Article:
The New England Patriots have clearly established themselves as a true football dynasty. They’ve dominated the NFL for the past two decades, but this hasn’t always been the case. Before Bill Belichick and Tom Brady, the Pats were a laughing stock for years. How did this transformation take place?
Let’s take a look at “The Patriot Way” and learn from the historic formula that has revolutionized how teams at every level build a championship contender.
The Mad Scientist
The first step of the Patriots’ rise to prominence was their hiring of the now legendary coach Belichick.
Belichick was born to be a coach. His father, Steve, was a career assistant college football coach, and his obsession with breaking down football film was passed on to Bill. This proved to be valuable, as there is no better way to learn football than by breaking down film.
He also had the great fortune of learning at the feet of “The Big Tuna,” Bill Parcells. Parcells was one of the most underrated football coaches to ever tote a whistle. He developed a philosophy that not only led to winning football at the highest level, but that others continue to practice in some form to this day. Parcells’ disciples include Belichick, Tom Coughlin and Sean Payton, all Super Bowl-winning head coaches.
The Parcells formula is simple: Play great defense, control the clock, don’t turn the ball over, create turnovers on defense, don’t commit stupid penalties, and play great on special teams. Parcells also wanted “his guys” on the team. No divas, just tough guys who would lay it on the line every Sunday.
Belichick followed this formula and refined it to fit his teams. The first step was to get “his guys.” These players weren’t necessarily the best athletes, but they were the best fit for the “Belichick System.” He looked for offensive guys who wouldn’t turn the ball over and could control the clock, and versatile defensive players who fit his renowned 3-4 Defense.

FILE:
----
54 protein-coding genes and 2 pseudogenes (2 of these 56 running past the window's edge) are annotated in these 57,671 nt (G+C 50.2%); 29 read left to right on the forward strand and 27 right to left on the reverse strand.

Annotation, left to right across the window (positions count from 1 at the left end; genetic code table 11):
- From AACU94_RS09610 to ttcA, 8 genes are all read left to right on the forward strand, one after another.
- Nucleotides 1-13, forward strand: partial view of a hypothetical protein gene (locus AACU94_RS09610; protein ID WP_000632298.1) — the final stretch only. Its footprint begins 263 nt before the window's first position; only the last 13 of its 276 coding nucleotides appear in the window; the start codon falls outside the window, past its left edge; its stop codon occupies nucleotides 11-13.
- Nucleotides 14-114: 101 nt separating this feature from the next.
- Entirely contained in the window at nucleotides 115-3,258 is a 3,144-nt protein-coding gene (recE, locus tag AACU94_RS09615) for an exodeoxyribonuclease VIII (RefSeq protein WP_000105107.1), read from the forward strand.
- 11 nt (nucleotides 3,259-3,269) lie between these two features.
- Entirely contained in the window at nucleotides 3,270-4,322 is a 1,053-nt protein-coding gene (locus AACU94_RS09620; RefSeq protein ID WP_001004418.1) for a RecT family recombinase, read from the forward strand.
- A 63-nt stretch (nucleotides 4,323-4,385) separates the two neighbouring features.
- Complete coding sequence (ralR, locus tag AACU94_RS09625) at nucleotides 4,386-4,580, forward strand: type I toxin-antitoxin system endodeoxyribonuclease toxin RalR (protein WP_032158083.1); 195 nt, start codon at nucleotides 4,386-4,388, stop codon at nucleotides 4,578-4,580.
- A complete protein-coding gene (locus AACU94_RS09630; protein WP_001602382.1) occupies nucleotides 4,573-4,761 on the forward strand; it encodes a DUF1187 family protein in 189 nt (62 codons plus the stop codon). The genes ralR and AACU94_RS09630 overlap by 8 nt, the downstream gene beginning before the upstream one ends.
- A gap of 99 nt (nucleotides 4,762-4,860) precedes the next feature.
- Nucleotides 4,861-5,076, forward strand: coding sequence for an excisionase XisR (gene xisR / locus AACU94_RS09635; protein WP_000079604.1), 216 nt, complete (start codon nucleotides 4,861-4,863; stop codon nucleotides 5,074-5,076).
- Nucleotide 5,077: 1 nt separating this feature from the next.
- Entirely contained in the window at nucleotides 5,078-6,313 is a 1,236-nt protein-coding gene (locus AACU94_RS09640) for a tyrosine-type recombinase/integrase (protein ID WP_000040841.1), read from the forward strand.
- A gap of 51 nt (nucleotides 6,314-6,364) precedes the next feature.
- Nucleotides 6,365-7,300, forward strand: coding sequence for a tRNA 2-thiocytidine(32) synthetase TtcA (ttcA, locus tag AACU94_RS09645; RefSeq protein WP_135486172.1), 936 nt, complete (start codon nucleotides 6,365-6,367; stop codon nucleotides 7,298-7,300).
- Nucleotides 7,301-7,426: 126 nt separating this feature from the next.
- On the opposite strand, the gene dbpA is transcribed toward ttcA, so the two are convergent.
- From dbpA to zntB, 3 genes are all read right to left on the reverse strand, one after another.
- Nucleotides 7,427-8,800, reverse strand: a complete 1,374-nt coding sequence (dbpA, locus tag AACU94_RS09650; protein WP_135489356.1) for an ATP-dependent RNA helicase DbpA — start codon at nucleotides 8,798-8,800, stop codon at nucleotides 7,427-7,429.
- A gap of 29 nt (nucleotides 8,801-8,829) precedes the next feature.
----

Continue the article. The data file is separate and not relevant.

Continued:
Perhaps the best example of a player who fit this description is none other than future Hall of Fame quarterback Brady. The sixth-round pick was thrust into action when incumbent starter Drew Bledsoe suffered a gruesome injury. Of course, this turned out to be a blessing in disguise for the Patriots in the long run, but even early on, Brady proved to possess traits Belichick prioritizes.
While former starter Bledsoe was a good QB, he was prone to turnovers, something that plagued Belichick in Cleveland. Brady, on the other hand, did not turn the ball over, while also moving the chains and controlling the clock. Brady’s game management was exactly what the Belichick System required. The perfect fit led to a Super Bowl championship and the start of the Patriots’ dynasty.
A Closer Look at the Belichick System
Building a culture of winning creates a dynasty. Someone once said, “culture beats strategy every time.” So how exactly does one create a “culture of winning”? There’s not exactly a blueprint for it, but a close look at the Patriots’ roster gives some clues as to what Belichick looks for when building his rosters.